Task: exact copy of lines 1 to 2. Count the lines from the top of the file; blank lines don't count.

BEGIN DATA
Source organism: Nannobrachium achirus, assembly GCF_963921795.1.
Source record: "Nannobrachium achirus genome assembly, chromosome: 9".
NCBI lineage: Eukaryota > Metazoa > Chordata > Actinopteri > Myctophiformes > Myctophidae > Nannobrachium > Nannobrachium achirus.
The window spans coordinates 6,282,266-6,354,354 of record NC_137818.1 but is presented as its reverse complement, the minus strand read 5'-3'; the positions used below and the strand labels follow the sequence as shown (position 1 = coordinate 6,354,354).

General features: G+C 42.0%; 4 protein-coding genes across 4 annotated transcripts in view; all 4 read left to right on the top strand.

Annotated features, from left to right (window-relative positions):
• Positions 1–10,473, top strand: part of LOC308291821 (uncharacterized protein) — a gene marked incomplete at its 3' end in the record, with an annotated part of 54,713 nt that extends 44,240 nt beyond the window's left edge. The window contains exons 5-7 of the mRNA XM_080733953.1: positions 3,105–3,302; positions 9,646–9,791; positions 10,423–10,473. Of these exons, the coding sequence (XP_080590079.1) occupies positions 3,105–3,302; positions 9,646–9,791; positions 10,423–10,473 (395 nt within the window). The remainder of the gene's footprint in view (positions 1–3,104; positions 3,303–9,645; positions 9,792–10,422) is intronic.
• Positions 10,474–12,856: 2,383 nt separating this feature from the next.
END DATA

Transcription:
Source organism: Nannobrachium achirus, assembly GCF_963921795.1.
Source record: "Nannobrachium achirus genome assembly, chromosome: 9".